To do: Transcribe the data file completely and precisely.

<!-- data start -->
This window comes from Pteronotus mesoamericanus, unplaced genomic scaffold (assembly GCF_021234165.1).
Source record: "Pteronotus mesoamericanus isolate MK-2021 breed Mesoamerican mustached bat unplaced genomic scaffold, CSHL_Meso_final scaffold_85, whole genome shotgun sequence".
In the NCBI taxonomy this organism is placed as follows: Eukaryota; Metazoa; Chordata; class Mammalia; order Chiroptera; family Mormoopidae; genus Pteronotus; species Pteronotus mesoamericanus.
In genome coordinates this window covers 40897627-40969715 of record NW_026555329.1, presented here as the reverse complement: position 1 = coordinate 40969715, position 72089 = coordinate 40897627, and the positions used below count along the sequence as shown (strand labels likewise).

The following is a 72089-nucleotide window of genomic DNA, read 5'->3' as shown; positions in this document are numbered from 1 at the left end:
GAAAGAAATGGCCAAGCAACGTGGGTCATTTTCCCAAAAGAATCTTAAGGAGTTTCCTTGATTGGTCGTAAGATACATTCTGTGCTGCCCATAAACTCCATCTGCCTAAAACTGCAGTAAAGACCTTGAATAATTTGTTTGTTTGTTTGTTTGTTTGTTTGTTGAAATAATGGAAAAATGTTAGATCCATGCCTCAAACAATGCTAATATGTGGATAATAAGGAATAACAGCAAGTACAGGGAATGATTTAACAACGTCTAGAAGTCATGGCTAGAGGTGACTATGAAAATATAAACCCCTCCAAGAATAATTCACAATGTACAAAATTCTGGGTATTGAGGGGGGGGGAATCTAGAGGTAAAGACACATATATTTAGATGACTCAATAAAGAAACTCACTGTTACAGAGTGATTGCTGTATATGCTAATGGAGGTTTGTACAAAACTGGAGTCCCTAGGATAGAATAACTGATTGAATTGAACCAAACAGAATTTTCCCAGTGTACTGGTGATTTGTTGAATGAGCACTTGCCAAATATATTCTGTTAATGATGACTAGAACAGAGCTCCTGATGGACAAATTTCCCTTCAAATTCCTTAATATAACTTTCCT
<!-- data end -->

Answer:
This window comes from Pteronotus mesoamericanus, unplaced genomic scaffold (assembly GCF_021234165.1).
Source record: "Pteronotus mesoamericanus isolate MK-2021 breed Mesoamerican mustached bat unplaced genomic scaffold, CSHL_Meso_final scaffold_85, whole genome shotgun sequence".
In the NCBI taxonomy this organism is placed as follows: Eukaryota; Metazoa; Chordata; class Mammalia; order Chiroptera; family Mormoopidae; genus Pteronotus; species Pteronotus mesoamericanus.
In genome coordinates this window covers 40897627-40969715 of record NW_026555329.1, presented here as the reverse complement: position 1 = coordinate 40969715, position 72089 = coordinate 40897627, and the positions used below count along the sequence as shown (strand labels likewise).

The following is a 72089-nucleotide window of genomic DNA, read 5'->3' as shown; positions in this document are numbered from 1 at the left end:
GAAAGAAATGGCCAAGCAACGTGGGTCATTTTCCCAAAAGAATCTTAAGGAGTTTCCTTGATTGGTCGTAAGATACATTCTGTGCTGCCCATAAACTCCATCTGCCTAAAACTGCAGTAAAGACCTTGAATAATTTGTTTGTTTGTTTGTTTGTTTGTTTGTTGAAATAATGGAAAAATGTTAGATCCATGCCTCAAACAATGCTAATATGTGGATAATAAGGAATAACAGCAAGTACAGGGAATGATTTAACAACGTCTAGAAGTCATGGCTAGAGGTGACTATGAAAATATAAACCCCTCCAAGAATAATTCACAATGTACAAAATTCTGGGTATTGAGGGGGGGGGAATCTAGAGGTAAAGACACATATATTTAGATGACTCAATAAAGAAACTCACTGTTACAGAGTGATTGCTGTATATGCTAATGGAGGTTTGTACAAAACTGGAGTCCCTAGGATAGAATAACTGATTGAATTGAACCAAACAGAATTTTCCCAGTGTACTGGTGATTTGTTGAATGAGCACTTGCCAAATATATTCTGTTAATGATGACTAGAACAGAGCTCCTGATGGACAAATTTCCCTTCAAATTCCTTAATATAACTTTCCT